Unlike the others in this blog, this post is not about skills. It is about rationale. It is about WHY rather than HOW. In addition, this post does not give any definite answer like others. It will raise more questions than answers. So, bear with me if you expect something like the old posts.
You may notice that I wrote less frequently in the last few months. One major reason is that I have been spending less time in the classroom. Changes happened in the office and I need to work on ‘projects’ rather than classroom delivery. And these changes also made me think on the question – ‘How much does training matter?’
I look at this question in 2 perspectives – changing organization and changing individuals.
Changing Individuals – ‘How much can training change an individual?’ I think it can. But it will not the case for everyone in the class. My experience is that normally 20-30% in the classroom is really motivated. They listen well and they will put things in practice. They are the one who will email you after the class to thank you and tell you what they learnt. Then, some around 50% are passive learners. The training makes them aware of something, but they will probably not apply it soon. The L3 is low. If it happens one day a related issue comes up or the same topic was brought to them, the learning from the class becomes more concrete gradually. And the remaining 20-30% hardly learns anything. Something may have occupied their mind already e.g. pressing work deadline, kid falling sick or they are just put into the class reluctantly by their boss. Some called them prisoners.
The effectiveness can be much enhanced if there are ‘supports’ outside the classroom. I mean for example good managers to encourage and coach the learning application, or a stretched assignment which forces the learners to apply and internalize the new knowledge.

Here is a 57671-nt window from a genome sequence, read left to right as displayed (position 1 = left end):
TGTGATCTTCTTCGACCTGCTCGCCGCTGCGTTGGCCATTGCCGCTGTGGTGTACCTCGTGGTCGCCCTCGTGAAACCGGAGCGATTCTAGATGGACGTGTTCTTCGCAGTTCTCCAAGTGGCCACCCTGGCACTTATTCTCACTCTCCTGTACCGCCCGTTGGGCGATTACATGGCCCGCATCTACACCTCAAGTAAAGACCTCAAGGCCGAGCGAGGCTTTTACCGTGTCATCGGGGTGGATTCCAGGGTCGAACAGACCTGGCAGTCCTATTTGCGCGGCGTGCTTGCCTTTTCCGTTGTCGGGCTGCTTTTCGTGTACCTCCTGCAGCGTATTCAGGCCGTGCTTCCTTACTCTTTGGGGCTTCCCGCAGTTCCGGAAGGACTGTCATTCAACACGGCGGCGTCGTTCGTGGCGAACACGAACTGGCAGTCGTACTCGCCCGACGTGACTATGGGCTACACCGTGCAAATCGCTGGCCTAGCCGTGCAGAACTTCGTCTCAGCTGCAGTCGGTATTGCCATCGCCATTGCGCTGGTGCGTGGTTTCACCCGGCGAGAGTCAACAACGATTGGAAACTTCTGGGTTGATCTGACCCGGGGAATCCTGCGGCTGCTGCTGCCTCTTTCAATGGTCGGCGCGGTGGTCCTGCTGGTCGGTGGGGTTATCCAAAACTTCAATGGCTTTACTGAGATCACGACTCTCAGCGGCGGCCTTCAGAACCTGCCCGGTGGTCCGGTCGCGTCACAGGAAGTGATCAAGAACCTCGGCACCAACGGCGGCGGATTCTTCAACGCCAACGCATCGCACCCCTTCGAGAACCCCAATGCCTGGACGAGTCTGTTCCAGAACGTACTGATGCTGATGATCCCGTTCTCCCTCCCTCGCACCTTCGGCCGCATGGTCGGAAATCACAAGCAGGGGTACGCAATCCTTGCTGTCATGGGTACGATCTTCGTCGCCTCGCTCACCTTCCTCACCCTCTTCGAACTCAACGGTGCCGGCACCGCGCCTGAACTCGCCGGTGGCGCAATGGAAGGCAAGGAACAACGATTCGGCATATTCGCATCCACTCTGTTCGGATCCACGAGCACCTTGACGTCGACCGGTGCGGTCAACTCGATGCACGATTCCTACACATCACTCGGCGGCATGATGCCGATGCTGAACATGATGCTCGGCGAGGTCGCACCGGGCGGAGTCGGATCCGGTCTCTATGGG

Changing Organization – ‘How much can training change an organization?’ I think… only remotely. There have been a lot of studies on that. ASTD said that the return on investment by classroom training is just 5-10%. In fact, if you agree with me that training can only change a small proportion of individuals, it can hardly change organization which composes all the individuals by nature.
If we step back a bit and think again, the picture is different. What an organization or the business leaders want are not training class, they want better performance. They want the employees to sell better, communicate better, manage the projects better….. etc.
I was given a book to read a few months ago. It is called Intervention Resource Guide: 50 Performance Improvement Tools. What I like most about it is that it introduces the concept ‘Human Performance Technology’ to me. Attending training class is just one of the many interventions which improve human performance. For example, you can raise the employees’ presentation performance by changing the reward system, the resourcing process, the workflow, the support….. not necessarily that you have to put them into training class.
This thought then leads me to think ‘Do organizations really need a training department?’ I have 2 answers. Organizations should rather have a human performance consultancy department rather than a training department. At the end, what matters is the result but not the tools. Alternatively, training department still exists because line managers are already the human performance technologists. They diagnose the performance problem and accordingly seek help from others e.g. better skills / knowledge from training department, different reward system from HR.
In the first model, the training department should hire consultants rather than trainers. The consultants probably are there to understand the problems, give general thoughts and identify specialists for actual solution. In the latter model, the training department should focus its resources to deliver relevant and quality training. I believe that there is NO absolute answer to whether an organization should pick model 1 or 2. It depends. But most importantly, all people in the organization should know which model the training department runs on. Without such alignment, there will be wrong expectation which then leads to conflict and disappointment.
The above is from the organizational perspective. How about from the training professionals’ perspective? If the training effectiveness is low in general, should one continue to be a trainer? Or should one become a human performance technologist?
I shall discuss my thought in my next post.